Does Anyone Care About the Job Seeker?

Everything has changed in the technology world in the last decade. We talk to Siri, Alexa, and Google Assistant. We have self-driving cars and ubiquitous smartphones, and most of us are always interacting with AI in one form or another. 

There’s AI in your spam filter, in the ads you see on Facebook or YouTube, and even on good old broadcast television. The tech revolution has also changed how we hire. And how job seekers look for work. 

If you’ve been off the job market for a while, let me paint the picture for you.

Today, when you apply for a job, your application is reviewed by a machine. It automatically ranks your application before a human ever looks at it. This means your resume may never be reviewed and you may never get a call back.

Instead, you may simply be automatically disqualified. That’s where your journey ends.

Automation, fueled by powerful new AI and machine learning technologies, has already been adopted by most major companies and is quickly becoming a standard. In fact, 72% of executives believe digital assistants will make their lives easier, according to PwC.

From my perspective, enterprise automation is not slowing down, it’s rapidly increasing. What’s a job seeker to do?

The future is here, but unfortunately, finding a job and getting work hasn’t changed much. In the midst of this amazing age of tech enlightenment, the job seeker has been left in the dark. For example, Indeed, one of the most popular job search engines, hasn’t changed its website in more than a decade. Google entered the job search market, but simply copied Indeed’s old methods. 

There’s no AI wizard or machine learning–powered genie to talk to. No Siri or Alexa to ask why you didn’t get picked for a job or how you can change careers. There’s no intelligent agent keeping an eye out for your dream job. You can’t talk to IBM’s Watson about your professional dreams and aspirations or get advice on how to make that dream career a reality. 

Nobody seems to care about the job seeker. 

That’s partially because it’s expensive to develop new technology and investors like to see a path to short-term revenue. Plus, job seekers aren’t used to being charged for software and services. So many companies, including my own, quickly learn to build and sell software to large enterprise companies, fueling revenue and keeping investors happy. 

Yet the biggest opportunity for innovation is not in the enterprise, but in the hands of the job seeker. A Strategy Analytics report showed that 41% of consumers believe AI will make their lives better. Today, consumer AI is mainly focused on helping people find entertainment — good shows to watch and music to listen to, and of course, compelling ads to click. That consumer-grade AI candy isn’t a bad thing, but shouldn’t we be applying this technology to really improve life?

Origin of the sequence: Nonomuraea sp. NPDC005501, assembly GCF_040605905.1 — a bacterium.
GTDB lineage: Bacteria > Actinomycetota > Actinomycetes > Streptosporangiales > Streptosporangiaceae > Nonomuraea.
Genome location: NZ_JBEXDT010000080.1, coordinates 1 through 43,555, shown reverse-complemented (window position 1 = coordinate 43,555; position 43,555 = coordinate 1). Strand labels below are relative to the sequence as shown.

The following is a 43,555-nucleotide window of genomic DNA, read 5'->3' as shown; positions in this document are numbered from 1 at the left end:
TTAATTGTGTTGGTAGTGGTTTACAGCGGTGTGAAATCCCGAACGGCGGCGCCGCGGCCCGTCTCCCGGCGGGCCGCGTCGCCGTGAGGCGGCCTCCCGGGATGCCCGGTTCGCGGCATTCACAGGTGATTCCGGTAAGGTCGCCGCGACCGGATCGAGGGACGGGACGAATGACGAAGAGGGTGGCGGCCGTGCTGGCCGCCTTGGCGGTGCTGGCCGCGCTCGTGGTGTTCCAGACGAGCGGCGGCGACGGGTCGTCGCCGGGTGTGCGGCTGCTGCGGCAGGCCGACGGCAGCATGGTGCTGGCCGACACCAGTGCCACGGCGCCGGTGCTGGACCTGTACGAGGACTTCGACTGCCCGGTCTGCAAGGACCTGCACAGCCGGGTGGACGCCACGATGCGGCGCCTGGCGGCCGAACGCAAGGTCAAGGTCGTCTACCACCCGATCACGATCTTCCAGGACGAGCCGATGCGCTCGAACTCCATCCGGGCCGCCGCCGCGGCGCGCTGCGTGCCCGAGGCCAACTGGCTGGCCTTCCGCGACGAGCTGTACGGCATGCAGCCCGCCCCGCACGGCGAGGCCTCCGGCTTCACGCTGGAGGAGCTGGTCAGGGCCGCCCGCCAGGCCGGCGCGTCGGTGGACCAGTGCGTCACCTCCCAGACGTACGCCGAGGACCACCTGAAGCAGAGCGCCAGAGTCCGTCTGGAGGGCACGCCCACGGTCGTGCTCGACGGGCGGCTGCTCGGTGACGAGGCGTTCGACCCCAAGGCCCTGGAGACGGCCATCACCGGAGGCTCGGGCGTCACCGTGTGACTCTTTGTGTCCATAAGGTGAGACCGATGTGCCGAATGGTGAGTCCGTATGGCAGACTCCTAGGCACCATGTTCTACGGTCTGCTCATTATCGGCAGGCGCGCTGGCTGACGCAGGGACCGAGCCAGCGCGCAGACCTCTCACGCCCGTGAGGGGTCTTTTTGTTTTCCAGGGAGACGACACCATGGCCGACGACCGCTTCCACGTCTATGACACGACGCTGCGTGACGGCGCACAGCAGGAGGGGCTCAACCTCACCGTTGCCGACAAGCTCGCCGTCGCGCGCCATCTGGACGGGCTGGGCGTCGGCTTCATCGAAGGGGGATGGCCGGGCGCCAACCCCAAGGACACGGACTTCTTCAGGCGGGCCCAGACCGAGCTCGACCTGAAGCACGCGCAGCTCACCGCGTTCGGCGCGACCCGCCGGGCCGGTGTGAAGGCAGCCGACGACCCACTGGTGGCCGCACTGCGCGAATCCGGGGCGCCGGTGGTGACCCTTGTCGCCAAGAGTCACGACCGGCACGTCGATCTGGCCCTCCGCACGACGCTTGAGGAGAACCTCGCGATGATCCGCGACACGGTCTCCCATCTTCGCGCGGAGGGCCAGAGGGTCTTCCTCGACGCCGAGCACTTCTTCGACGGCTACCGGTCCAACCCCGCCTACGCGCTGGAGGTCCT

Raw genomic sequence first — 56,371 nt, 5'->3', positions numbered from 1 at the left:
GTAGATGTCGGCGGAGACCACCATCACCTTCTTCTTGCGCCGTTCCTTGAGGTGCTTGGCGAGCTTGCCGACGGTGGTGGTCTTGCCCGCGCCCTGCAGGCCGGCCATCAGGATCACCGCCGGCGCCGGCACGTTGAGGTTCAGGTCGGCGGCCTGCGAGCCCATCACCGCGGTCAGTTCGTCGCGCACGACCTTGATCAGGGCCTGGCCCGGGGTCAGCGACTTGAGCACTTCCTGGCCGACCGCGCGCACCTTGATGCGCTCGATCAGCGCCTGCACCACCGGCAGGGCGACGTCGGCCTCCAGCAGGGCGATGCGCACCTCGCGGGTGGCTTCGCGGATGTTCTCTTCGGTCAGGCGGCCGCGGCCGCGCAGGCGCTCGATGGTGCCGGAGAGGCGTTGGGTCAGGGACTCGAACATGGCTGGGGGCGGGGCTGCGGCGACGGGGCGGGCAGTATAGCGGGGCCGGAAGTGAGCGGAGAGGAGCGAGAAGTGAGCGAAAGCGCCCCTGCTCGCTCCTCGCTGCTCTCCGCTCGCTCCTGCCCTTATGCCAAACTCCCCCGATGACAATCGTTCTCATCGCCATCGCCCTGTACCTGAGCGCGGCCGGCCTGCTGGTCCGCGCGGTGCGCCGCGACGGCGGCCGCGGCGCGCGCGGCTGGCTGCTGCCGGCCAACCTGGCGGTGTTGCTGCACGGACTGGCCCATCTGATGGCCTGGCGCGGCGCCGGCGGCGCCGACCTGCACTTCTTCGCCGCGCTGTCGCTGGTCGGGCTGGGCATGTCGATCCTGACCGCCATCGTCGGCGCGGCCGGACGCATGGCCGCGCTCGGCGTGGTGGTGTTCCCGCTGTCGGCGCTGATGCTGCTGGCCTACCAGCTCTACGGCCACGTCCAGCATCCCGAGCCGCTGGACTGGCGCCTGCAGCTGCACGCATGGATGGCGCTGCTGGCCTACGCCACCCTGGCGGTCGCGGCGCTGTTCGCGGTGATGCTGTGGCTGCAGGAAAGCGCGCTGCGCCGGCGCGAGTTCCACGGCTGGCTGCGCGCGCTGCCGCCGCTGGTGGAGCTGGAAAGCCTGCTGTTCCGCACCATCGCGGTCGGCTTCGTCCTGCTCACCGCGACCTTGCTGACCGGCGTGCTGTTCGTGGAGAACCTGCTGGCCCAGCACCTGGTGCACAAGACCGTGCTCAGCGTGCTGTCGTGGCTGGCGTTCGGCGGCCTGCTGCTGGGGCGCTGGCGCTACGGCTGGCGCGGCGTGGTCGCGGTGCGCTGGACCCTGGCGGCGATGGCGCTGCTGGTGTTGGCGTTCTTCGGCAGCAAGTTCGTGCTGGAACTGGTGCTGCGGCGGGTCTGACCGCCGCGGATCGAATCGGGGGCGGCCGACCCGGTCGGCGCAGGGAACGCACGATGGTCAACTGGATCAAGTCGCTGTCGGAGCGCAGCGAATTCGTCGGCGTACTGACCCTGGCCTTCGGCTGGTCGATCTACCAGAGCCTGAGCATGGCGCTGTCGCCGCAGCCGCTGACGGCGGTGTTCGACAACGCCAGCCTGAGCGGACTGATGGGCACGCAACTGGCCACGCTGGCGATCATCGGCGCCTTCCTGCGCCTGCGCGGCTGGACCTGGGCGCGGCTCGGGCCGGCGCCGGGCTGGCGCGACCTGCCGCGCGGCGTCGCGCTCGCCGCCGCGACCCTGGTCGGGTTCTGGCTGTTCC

A Pew Research Center survey shows almost half of the U.S. already uses the AI we call voice assistants. In 2017, HiringSolved released RAI, a voice assistant to help enterprise recruiters automate some of the tasks involved in finding, qualifying, and contacting talent. RAI now has thousands of users and the RAI assistant technology is a big reason that HiringSolved was named by Fast Company as one of 2019’s Most Innovative Companies in the Artificial Intelligence industry. Now we’re working on bringing this technology to the consumer.

What if you could talk to a super-smart AI that was fueled by billions of workforce data points and could advise you on what career path to take? What if it could simulate your different options and show you how they would affect your lifestyle? Then, what if it could explain the steps you would need to take to achieve your goal and encourage you along the way?

And what if you could talk to this AI before you applied for a job and it could help you refine your resume, cover letter, and interview skills? What if this AI could analyze your financial goals, lifestyle priorities, education, talents and skills, and literally show you the way to achieve your dreams?

When children tell us what they want to be, they’re telling us what job they want. Kids do this because they instinctively understand that your work defines your lifestyle. Location, pay, learning, enjoyment, fulfillment — these are the things we all care about. Your job defines your lifestyle. What if technology can unlock a better life for everyone? Unemployed, underemployed, unsuitably employed. If we’re going to solve hiring, it starts with caring about the job seeker. We can do so much better! 

I love the idea of the choose-your-own-adventure books from the ’80s, where the ending is the outcome of the reader’s choices. What if we did the same thing for job seekers to actually solve hiring? Through the power of AI, we can get technology in the hands of job seekers to actually help them find their best careers and live their best life.

About the Author

Shon Burton is the Founder and CEO of HiringSolved, a leading AI Technology company in the HR Tech industry.  Shon is the designer of RAI, HiringSolved’s AI based recruiting assistant, which has been called “Siri for recruiting” by the media. Mr. Burton is also the co-founder of MLconf – The Machine Learning Conference and conference.ai, two of the top conferences in the field of applied machine learning and artificial intelligence, respectively. Prior to starting HiringSolved, Mr. Burton founded several other companies including Wildcog, Dataverse and GetAnyGame.


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